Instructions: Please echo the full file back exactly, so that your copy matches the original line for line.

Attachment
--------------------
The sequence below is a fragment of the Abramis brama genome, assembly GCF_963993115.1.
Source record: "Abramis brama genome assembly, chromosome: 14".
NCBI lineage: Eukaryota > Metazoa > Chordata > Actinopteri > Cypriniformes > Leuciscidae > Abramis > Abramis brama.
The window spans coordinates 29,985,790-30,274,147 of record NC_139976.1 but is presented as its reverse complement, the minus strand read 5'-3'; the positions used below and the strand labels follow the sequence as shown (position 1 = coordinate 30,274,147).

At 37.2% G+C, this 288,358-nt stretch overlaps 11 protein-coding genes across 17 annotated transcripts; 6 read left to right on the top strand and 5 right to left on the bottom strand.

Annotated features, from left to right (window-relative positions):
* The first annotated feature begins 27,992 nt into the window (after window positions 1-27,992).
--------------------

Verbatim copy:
The sequence below is a fragment of the Abramis brama genome, assembly GCF_963993115.1.
Source record: "Abramis brama genome assembly, chromosome: 14".
NCBI lineage: Eukaryota > Metazoa > Chordata > Actinopteri > Cypriniformes > Leuciscidae > Abramis > Abramis brama.
The window spans coordinates 29,985,790-30,274,147 of record NC_139976.1 but is presented as its reverse complement, the minus strand read 5'-3'; the positions used below and the strand labels follow the sequence as shown (position 1 = coordinate 30,274,147).

At 37.2% G+C, this 288,358-nt stretch overlaps 11 protein-coding genes across 17 annotated transcripts; 6 read left to right on the top strand and 5 right to left on the bottom strand.

Annotated features, from left to right (window-relative positions):
* The first annotated feature begins 27,992 nt into the window (after window positions 1-27,992).